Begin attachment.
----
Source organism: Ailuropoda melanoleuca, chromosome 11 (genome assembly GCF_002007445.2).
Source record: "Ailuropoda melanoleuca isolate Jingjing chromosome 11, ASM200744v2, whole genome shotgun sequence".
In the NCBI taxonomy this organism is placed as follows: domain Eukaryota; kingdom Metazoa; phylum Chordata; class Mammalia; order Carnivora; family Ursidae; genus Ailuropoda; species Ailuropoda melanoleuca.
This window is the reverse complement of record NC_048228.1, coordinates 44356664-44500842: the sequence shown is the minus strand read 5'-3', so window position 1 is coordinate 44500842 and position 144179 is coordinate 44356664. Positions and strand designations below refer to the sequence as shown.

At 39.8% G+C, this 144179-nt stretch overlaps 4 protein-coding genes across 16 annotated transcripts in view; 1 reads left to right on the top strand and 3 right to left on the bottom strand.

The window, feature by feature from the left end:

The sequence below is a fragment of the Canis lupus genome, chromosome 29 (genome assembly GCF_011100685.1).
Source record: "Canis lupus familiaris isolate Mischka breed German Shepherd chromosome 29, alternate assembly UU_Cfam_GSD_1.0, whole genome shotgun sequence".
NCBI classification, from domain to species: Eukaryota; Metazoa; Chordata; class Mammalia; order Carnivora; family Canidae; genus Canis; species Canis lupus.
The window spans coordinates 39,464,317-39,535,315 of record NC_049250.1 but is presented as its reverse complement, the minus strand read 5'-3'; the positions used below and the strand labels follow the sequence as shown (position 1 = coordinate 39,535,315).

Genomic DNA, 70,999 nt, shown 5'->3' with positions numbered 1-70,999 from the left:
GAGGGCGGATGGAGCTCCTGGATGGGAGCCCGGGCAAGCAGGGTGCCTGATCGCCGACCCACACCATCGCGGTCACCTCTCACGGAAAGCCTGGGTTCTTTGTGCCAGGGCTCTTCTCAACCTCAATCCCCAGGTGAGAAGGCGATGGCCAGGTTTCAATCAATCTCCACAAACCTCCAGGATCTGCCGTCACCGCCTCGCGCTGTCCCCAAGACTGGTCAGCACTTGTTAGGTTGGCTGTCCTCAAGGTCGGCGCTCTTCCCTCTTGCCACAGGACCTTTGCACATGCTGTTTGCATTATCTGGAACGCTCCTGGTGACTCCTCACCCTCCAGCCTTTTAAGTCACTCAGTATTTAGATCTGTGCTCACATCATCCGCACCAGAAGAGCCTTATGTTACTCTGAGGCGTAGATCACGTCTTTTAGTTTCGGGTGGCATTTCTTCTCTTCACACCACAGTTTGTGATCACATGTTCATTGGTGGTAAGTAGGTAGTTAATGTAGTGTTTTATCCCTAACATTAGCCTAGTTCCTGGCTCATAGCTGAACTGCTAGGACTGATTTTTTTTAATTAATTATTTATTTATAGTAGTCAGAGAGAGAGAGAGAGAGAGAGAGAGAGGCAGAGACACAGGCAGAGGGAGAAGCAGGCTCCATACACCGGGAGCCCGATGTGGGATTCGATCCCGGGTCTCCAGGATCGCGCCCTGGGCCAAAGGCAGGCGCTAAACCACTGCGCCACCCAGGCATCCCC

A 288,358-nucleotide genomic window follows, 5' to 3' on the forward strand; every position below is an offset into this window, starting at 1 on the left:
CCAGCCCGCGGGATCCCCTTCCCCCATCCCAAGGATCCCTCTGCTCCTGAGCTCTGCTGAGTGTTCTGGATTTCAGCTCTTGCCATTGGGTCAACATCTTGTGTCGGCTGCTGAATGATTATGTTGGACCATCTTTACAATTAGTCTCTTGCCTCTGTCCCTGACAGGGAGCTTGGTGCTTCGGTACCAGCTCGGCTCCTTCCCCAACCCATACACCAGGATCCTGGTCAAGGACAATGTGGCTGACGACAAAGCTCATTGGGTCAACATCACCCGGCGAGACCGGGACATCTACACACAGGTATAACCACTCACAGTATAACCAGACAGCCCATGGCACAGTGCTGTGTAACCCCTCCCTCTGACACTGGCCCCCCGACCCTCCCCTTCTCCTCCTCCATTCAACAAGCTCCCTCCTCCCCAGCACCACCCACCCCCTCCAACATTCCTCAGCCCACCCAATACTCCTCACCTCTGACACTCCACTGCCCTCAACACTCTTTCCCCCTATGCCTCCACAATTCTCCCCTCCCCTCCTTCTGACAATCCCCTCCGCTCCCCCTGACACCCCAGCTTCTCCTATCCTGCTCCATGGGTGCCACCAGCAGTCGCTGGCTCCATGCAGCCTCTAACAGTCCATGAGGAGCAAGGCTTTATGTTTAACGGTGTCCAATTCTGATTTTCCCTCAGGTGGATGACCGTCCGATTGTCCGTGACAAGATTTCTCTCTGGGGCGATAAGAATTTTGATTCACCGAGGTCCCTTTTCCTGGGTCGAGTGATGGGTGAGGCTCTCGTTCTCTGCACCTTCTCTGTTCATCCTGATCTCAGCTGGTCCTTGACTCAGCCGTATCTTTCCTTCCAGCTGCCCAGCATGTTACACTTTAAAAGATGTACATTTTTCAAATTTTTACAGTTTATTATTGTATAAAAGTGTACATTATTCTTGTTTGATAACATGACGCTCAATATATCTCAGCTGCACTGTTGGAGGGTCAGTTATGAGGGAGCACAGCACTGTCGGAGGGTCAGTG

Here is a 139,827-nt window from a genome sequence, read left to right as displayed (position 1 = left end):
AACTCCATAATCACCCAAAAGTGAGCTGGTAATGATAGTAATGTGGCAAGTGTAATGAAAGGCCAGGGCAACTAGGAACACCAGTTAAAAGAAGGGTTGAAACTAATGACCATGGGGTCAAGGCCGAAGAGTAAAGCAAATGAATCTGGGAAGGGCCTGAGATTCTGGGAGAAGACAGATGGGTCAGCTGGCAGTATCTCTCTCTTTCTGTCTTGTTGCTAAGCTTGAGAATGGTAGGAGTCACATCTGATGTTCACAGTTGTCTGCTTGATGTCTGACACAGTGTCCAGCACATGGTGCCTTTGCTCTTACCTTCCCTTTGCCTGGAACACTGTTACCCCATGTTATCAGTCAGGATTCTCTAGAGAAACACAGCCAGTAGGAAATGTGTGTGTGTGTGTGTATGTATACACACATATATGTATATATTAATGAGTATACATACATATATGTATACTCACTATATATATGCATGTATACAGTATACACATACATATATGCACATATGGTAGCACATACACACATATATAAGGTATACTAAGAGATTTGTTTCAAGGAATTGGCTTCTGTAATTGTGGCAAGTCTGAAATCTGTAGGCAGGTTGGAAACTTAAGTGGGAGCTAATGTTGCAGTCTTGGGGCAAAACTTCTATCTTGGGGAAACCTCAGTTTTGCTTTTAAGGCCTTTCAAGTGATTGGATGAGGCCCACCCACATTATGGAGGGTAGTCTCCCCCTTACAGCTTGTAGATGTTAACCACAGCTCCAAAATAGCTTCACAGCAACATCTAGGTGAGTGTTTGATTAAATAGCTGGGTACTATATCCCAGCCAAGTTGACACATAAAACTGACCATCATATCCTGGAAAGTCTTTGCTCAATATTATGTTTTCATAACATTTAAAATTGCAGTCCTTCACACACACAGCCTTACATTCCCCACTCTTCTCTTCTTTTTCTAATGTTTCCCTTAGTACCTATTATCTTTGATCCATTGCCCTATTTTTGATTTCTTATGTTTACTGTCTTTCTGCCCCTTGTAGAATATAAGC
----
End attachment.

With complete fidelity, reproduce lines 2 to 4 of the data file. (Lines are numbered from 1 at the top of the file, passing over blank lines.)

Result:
Source record: "Ailuropoda melanoleuca isolate Jingjing chromosome 11, ASM200744v2, whole genome shotgun sequence".
In the NCBI taxonomy this organism is placed as follows: domain Eukaryota; kingdom Metazoa; phylum Chordata; class Mammalia; order Carnivora; family Ursidae; genus Ailuropoda; species Ailuropoda melanoleuca.
This window is the reverse complement of record NC_048228.1, coordinates 44356664-44500842: the sequence shown is the minus strand read 5'-3', so window position 1 is coordinate 44500842 and position 144179 is coordinate 44356664. Positions and strand designations below refer to the sequence as shown.